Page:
Recent Drawings by Jackie Skrzynski
Opening Reception – Sunday, March 4, 2-5 pm
On View Sunday, March 4 – Thursday, April 26, 2018
Throughout her career, Jackie Skrzynski’s work has challenged physical and psychological boundaries between humans and nature. In this most recent work, she collapses the perception of interior and exterior space. Her large charcoal drawings of swirling forms and tangles suggest similarities between anatomical and botanical forms. Skrzynski writes that her imagery is inspired by her time in the woods near her home. Observing growth, decay and rebirth, she intends to convey her perception of nature as equally beautiful and unsettling. Perhaps the somewhat grotesque imagery is mitigated by the lushness and velvety quality of her drawing.
In her statement, Skrzynski describes her references as pulling from facial features, nerve cells, tree roots and vines. Her walks through the woods provide inspiration and a sense of connection with a larger natural system. In the safety of the studio and through the act of drawing, she depicts what she finds visually compelling, allowing her subconscious to manifest through imagery and mark making.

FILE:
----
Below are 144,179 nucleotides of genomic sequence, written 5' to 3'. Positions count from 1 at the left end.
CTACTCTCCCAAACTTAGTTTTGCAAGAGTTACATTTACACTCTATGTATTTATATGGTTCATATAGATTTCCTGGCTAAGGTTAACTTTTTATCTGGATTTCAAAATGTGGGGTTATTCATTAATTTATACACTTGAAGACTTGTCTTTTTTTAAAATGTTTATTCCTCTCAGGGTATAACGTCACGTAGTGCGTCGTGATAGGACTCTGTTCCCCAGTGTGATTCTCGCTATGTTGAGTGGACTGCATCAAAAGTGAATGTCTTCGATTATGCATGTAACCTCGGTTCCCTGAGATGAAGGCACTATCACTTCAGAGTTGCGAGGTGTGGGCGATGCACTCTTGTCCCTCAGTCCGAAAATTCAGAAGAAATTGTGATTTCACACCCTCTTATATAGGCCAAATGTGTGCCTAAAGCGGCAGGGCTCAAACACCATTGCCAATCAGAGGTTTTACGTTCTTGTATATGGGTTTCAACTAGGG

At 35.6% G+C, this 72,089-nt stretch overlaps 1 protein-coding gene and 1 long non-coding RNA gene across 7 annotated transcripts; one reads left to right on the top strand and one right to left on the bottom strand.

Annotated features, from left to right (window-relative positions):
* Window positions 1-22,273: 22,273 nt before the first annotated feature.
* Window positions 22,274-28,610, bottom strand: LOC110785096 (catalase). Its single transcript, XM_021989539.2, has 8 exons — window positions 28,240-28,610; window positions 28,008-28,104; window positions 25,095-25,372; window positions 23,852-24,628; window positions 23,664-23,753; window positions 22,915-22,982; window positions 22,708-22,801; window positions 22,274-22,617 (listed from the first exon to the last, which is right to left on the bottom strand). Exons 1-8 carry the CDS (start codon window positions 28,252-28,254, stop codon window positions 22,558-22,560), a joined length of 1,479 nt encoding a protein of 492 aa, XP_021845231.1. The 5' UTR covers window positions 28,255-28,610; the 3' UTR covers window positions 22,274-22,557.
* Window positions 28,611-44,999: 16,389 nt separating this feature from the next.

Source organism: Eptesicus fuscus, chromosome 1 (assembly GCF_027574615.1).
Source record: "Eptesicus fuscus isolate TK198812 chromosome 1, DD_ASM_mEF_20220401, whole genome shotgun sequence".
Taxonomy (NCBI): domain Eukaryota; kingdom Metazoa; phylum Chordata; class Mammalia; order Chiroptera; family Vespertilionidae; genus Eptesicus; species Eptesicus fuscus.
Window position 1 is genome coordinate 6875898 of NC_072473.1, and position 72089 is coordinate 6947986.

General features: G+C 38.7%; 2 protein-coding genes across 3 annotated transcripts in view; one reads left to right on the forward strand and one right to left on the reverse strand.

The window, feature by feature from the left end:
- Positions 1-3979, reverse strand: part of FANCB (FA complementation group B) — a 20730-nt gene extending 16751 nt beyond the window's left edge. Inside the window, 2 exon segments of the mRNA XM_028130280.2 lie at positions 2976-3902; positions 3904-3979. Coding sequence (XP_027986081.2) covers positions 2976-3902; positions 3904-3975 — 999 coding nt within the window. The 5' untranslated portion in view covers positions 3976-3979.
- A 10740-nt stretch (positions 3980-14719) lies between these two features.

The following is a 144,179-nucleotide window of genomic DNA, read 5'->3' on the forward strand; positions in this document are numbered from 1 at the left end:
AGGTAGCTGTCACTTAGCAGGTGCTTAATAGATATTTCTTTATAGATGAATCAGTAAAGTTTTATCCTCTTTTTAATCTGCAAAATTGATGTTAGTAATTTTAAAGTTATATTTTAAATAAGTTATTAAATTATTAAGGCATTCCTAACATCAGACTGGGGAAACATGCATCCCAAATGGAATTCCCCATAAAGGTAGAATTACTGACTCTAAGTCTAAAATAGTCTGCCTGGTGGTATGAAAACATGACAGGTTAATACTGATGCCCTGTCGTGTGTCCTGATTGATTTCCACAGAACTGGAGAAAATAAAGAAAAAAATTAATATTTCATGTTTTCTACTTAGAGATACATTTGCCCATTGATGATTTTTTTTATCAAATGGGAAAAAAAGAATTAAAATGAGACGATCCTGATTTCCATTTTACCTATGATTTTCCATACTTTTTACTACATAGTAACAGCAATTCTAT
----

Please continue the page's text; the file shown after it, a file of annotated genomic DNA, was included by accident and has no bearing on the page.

My drawings reference everyday observations I make of facial features, botanical forms, and anatomical elements. I combine them in a way that allows my subconscious to suggest imagery that visually and conceptually ties them together. By collaborating with my subconscious, and, importantly, overriding more rational, conventional depictions of portraiture and nature, I pay homage to the surrealists’ method of creating art.
The first time I visited the Seligmann Center was in 2010. I specifically went to see Kurt Seligmann’s print Exotic Garden because I was drawn to the painting’s haunting beauty. Over time, I learned Kurt Seligmann was deeply inspired by his time in nature, particularly the landscape around his home in Sugar Loaf. I also find my inspiration in my daily walks through the woods. I feel a connection to work like Envelopment (Mountain Spirit) A Mythological Trilogy (1959 oil on canvas.) and Moonscape (1959 oil on canvas). I see a similarity in inspiration, process and imagery between our works.
Recently, I became interested in the concept of “half-life” which describes a state when half of a substance has dissipated and half remains. While often used in measuring radioactivity, the term resonates for me when applied to a fallen tree. As it ages, a tree gets invaded by insects, drilled by woodpeckers, and covered by vines until it falls over dead. This marks its half-life. While it no longer “produces,” the tree continues to nourish the ecosystem as it decays. To me, this suggests a way to approach aging. Like the tree, I feel myself dissipating into my surroundings. I describe aging through the lens of nature because it makes visual and philosophical sense. These are my thoughts as I draw, using charcoal and pencil because I love the physical contact with the materials and the immediacy of making marks.
About Jackie Skrzynski